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Content Benchmark E.8.C.1
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Earth Science
Atmospheric Process and Water Cycle
Solar System and Universe
Earths Composition and Structure
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Nature of Science (NOS)
Life Science
Earth Science
Physical Science

Students know sedimentary rocks and fossils provide evidence for changing environments and the constancy of geologic processes. E/S

We as human have always been interested and curious about Earth’s history.  Our curiosity is only heightened with the examination of fossils.  We can examine life forms from millions of years ago by looking at the remnants of their imprints in the rocks.  Since sedimentary rocks accumulate over time we have a record of the past environments and ancient life of Earth.  This raises many questions such as:  Why are fossils found in sedimentary rocks?  What causes a fossil?  Is the rock record complete? How do we determine the age of rocks and the fossils they contain?

The Rock Cycle and Sedimentary Rocks
The rock cycle is a model of the transition of rock material throughout the Earth.  The cyclical pattern denotes that the material from one phase to another is constantly being recycled through geological processes.  Sedimentary rocks are primarily formed via two processes: chemically, and compaction and cementation.  Depending on the environment, chemically suspended material within a medium, like salt in water, can yield rocks when the dissolved minerals precipitate out of the liquid, or the liquid medium evaporates and leaves behind a crystal.  Compaction and cementation occur when fragments of rocks, clasts, are buried and compacted.  The process of compaction occurs when overlying sediments cause pressure, and thus squeeze the fragments together; if water is present in the process, then cementation can also occur.  The water carries dissolved minerals that may be left behind creating a cement to hold the clasts together.

For more information on the rock cycle go to

Preview of the Rock Cycle.

Figure 1. The rock cycle.

Sedimentary Rocks and Fossils
Sedimentary rocks are so very important to fossils because they provide the medium of preservation.  In clastic sedimentary rocks, formed from burial, compaction and cementation, fragments of rock can be as fine as clay and thus settle into the very fine details within a bone or other hard parts of dead organisms.  Typically only the hard parts of an organism are preserved, but fossils can come from a variety of sources.  Three main processes can produce a fossil; traces of organisms, petrified remains, and preservation of organic material.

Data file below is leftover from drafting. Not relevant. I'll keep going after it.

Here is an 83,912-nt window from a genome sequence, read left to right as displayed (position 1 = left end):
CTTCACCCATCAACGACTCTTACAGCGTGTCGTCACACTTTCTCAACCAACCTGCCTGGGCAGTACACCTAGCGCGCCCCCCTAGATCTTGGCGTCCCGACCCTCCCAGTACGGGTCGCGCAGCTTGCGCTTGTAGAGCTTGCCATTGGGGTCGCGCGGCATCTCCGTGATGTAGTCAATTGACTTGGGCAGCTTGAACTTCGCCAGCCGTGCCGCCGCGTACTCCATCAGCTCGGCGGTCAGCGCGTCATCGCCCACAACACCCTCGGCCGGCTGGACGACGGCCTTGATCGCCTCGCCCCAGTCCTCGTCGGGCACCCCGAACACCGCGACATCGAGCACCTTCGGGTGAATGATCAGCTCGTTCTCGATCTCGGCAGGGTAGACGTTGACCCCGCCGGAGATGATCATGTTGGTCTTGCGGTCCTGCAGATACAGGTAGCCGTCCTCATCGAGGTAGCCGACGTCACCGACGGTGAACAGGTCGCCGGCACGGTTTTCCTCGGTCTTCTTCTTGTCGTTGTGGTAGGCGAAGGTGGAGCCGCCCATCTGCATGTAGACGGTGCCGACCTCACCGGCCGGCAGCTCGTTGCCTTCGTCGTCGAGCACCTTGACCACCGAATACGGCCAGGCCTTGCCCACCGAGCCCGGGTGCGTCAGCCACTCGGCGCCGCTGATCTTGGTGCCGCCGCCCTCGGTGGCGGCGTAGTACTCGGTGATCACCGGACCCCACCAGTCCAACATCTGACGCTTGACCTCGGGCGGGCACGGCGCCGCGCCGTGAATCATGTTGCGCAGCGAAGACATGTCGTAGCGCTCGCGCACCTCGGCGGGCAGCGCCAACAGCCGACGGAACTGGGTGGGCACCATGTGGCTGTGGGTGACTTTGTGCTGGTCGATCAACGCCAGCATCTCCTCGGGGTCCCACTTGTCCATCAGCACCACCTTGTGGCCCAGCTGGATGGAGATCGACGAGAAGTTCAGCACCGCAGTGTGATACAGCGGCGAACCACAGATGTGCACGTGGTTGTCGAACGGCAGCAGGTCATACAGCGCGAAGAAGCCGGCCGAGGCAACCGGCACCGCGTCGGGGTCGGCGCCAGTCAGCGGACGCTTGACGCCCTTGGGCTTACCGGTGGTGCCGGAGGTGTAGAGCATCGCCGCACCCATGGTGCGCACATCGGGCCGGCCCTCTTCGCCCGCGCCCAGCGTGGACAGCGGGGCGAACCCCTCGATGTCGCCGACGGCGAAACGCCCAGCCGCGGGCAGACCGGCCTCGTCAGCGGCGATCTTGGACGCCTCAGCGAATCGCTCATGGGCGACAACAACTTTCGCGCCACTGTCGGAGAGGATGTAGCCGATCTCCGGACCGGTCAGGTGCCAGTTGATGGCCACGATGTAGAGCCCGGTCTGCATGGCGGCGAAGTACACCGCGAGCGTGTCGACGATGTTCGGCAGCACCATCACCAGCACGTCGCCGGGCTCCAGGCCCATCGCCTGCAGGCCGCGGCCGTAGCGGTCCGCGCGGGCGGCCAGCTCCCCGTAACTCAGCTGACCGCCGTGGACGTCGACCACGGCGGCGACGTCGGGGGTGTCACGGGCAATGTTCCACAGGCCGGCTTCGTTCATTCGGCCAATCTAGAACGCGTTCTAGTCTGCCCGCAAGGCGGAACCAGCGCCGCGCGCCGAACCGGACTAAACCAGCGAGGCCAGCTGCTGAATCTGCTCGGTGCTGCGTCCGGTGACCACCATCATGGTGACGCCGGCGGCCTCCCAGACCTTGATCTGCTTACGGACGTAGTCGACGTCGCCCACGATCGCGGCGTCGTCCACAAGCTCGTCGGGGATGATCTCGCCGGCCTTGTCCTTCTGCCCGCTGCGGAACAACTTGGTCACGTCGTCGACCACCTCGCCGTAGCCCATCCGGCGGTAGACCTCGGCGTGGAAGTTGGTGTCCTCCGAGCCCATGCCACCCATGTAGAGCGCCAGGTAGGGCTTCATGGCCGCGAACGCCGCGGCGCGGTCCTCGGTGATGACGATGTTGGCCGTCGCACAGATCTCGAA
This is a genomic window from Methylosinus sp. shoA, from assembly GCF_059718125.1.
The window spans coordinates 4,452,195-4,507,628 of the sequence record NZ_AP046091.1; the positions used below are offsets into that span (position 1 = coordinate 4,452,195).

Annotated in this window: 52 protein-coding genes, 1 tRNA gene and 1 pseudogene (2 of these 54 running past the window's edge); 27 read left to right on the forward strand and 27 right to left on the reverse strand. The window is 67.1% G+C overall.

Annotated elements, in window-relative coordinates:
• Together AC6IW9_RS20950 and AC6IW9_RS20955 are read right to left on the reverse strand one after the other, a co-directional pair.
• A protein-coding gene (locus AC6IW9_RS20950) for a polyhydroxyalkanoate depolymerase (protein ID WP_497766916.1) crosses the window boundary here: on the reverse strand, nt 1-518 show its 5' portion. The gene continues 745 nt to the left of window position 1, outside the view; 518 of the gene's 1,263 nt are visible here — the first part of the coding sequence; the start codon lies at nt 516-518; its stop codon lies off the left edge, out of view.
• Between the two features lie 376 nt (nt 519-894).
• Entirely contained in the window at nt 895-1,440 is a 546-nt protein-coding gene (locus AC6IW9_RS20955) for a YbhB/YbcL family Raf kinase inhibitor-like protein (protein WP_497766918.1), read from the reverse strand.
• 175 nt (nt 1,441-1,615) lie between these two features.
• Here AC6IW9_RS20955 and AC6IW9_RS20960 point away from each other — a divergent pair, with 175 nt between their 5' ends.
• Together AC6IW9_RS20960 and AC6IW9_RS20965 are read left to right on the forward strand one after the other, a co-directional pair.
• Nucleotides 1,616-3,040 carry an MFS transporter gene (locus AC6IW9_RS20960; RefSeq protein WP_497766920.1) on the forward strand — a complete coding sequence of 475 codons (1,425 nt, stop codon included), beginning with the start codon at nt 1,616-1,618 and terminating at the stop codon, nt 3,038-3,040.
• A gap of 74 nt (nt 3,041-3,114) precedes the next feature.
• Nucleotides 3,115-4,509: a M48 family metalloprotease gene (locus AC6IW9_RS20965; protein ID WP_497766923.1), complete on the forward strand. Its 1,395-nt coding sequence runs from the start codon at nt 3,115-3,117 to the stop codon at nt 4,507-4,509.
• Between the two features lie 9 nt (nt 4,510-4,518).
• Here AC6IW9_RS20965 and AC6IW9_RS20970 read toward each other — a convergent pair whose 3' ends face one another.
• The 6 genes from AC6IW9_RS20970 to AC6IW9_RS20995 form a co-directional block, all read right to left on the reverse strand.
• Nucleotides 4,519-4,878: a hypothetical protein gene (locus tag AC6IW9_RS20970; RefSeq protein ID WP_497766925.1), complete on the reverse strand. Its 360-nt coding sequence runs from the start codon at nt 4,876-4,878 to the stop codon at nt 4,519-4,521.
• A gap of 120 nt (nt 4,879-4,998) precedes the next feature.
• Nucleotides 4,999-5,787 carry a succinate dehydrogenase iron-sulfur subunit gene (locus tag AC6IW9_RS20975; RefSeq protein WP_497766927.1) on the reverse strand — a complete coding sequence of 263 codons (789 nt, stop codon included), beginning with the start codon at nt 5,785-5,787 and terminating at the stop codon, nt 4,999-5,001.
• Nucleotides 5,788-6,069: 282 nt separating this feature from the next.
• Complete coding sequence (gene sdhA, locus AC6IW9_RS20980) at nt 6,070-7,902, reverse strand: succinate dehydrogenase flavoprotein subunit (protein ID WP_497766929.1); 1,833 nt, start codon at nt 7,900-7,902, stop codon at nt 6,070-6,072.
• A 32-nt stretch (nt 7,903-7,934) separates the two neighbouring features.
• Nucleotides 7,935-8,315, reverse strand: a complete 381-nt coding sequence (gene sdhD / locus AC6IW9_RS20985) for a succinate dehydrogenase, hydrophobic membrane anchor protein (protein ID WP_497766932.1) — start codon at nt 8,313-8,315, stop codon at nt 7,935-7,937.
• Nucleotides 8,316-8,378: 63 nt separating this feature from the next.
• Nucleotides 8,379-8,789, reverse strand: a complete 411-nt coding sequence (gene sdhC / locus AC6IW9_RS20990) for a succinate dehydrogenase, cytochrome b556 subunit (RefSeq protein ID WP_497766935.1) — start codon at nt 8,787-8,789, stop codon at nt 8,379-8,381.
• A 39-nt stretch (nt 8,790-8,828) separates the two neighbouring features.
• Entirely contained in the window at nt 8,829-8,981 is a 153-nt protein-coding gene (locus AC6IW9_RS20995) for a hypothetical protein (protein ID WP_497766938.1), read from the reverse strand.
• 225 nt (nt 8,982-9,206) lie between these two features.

Cathayornis yandica

Figure 2. Liaoning Fossil Bird, Cathayornis yandica.

Traces of organisms are most commonly referred to as molds and casts, but trace fossils, and coprolites, the fecal remains of organisms, are also produced through this method.  In traces of organisms, no part of the original organic material remains.  When an organism dies and is quickly buried the imprint it leaves behind after its decay is called a mold.  This empty cavity can then be filled in by sediment that will eventually harden to produce a cast.  The cast can be extremely detailed depending upon the grain size of the clasts that fills the mold.  A casts can provide great detail for the surface of the buried organism but the internal structure is not preserved.  A trace fossil is a fossil of the movement of ancient life.  Footprints and other traces of ancient life can be produce very similarly to a mold and cast.  The footprint can leave a cavity that sediment can fill and preserve.  Coprolites are produced from the preservation of dung and waste.  Petrified remains occur when minerals, carried by water, gradually replace organic material.  The slow process of mineralization often produces a near perfect mineral replica of the original organism.  This process most often occurs with downed trees and other plant parts. 

Unlike in the two types of fossilizations described above, it is possible for the remains of the organic material to be preserved.  Preservation of an organism’s organic material can occur if the organism is mummified or incased in amber, tar, or ice.  Mummification may occur in an arid environment that prevents bacteria from breaking down the remains due to the lack of water.  Amber, hardened tree sap, can incase and preserve small organisms.  Tar seeps and freezing can also preserve organisms by preventing decay.  When the original remains of the organism is preserved the structure and internal organs remain and often DNA can be extracted from the remains.

For more information about fossil visit

The Fossil Record